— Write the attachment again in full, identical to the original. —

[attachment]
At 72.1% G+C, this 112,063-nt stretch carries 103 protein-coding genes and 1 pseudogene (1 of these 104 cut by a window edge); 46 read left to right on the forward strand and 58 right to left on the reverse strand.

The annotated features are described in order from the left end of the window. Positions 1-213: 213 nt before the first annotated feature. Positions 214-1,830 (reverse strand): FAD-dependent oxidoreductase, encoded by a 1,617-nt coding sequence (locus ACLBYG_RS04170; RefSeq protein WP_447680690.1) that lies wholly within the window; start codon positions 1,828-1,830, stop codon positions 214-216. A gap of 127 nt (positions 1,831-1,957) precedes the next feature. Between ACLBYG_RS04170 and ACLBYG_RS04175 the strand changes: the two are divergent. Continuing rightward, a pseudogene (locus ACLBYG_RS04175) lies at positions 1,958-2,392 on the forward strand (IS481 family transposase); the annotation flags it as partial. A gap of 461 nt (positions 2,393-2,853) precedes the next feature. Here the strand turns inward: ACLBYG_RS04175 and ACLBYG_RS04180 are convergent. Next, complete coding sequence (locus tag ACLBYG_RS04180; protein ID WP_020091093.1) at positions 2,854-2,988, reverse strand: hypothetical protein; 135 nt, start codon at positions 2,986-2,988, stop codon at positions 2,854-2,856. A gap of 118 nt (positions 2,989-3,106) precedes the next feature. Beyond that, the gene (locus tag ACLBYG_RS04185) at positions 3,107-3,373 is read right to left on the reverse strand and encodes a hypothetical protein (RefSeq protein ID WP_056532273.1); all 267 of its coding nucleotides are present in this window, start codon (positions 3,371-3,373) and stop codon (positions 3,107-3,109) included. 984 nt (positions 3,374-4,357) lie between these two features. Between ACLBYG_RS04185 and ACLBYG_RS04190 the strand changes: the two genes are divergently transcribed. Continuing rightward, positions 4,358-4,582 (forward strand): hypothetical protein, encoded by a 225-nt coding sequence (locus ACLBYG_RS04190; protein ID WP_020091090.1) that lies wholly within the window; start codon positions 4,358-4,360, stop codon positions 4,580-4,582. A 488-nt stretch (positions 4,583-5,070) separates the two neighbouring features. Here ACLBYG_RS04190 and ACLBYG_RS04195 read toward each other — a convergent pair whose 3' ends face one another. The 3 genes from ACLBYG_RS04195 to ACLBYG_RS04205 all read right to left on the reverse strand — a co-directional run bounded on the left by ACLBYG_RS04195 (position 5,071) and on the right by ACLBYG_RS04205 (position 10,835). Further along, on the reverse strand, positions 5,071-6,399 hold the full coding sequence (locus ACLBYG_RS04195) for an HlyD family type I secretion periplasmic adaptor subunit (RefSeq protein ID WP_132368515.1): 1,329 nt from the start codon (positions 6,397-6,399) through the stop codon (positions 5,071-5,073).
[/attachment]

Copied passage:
At 72.1% G+C, this 112,063-nt stretch carries 103 protein-coding genes and 1 pseudogene (1 of these 104 cut by a window edge); 46 read left to right on the forward strand and 58 right to left on the reverse strand.

The annotated features are described in order from the left end of the window. Positions 1-213: 213 nt before the first annotated feature. Positions 214-1,830 (reverse strand): FAD-dependent oxidoreductase, encoded by a 1,617-nt coding sequence (locus ACLBYG_RS04170; RefSeq protein WP_447680690.1) that lies wholly within the window; start codon positions 1,828-1,830, stop codon positions 214-216. A gap of 127 nt (positions 1,831-1,957) precedes the next feature. Between ACLBYG_RS04170 and ACLBYG_RS04175 the strand changes: the two are divergent. Continuing rightward, a pseudogene (locus ACLBYG_RS04175) lies at positions 1,958-2,392 on the forward strand (IS481 family transposase); the annotation flags it as partial. A gap of 461 nt (positions 2,393-2,853) precedes the next feature. Here the strand turns inward: ACLBYG_RS04175 and ACLBYG_RS04180 are convergent. Next, complete coding sequence (locus tag ACLBYG_RS04180; protein ID WP_020091093.1) at positions 2,854-2,988, reverse strand: hypothetical protein; 135 nt, start codon at positions 2,986-2,988, stop codon at positions 2,854-2,856. A gap of 118 nt (positions 2,989-3,106) precedes the next feature. Beyond that, the gene (locus tag ACLBYG_RS04185) at positions 3,107-3,373 is read right to left on the reverse strand and encodes a hypothetical protein (RefSeq protein ID WP_056532273.1); all 267 of its coding nucleotides are present in this window, start codon (positions 3,371-3,373) and stop codon (positions 3,107-3,109) included. 984 nt (positions 3,374-4,357) lie between these two features. Between ACLBYG_RS04185 and ACLBYG_RS04190 the strand changes: the two genes are divergently transcribed. Continuing rightward, positions 4,358-4,582 (forward strand): hypothetical protein, encoded by a 225-nt coding sequence (locus ACLBYG_RS04190; protein ID WP_020091090.1) that lies wholly within the window; start codon positions 4,358-4,360, stop codon positions 4,580-4,582. A 488-nt stretch (positions 4,583-5,070) separates the two neighbouring features. Here ACLBYG_RS04190 and ACLBYG_RS04195 read toward each other — a convergent pair whose 3' ends face one another. The 3 genes from ACLBYG_RS04195 to ACLBYG_RS04205 all read right to left on the reverse strand — a co-directional run bounded on the left by ACLBYG_RS04195 (position 5,071) and on the right by ACLBYG_RS04205 (position 10,835). Further along, on the reverse strand, positions 5,071-6,399 hold the full coding sequence (locus ACLBYG_RS04195) for an HlyD family type I secretion periplasmic adaptor subunit (RefSeq protein ID WP_132368515.1): 1,329 nt from the start codon (positions 6,397-6,399) through the stop codon (positions 5,071-5,073).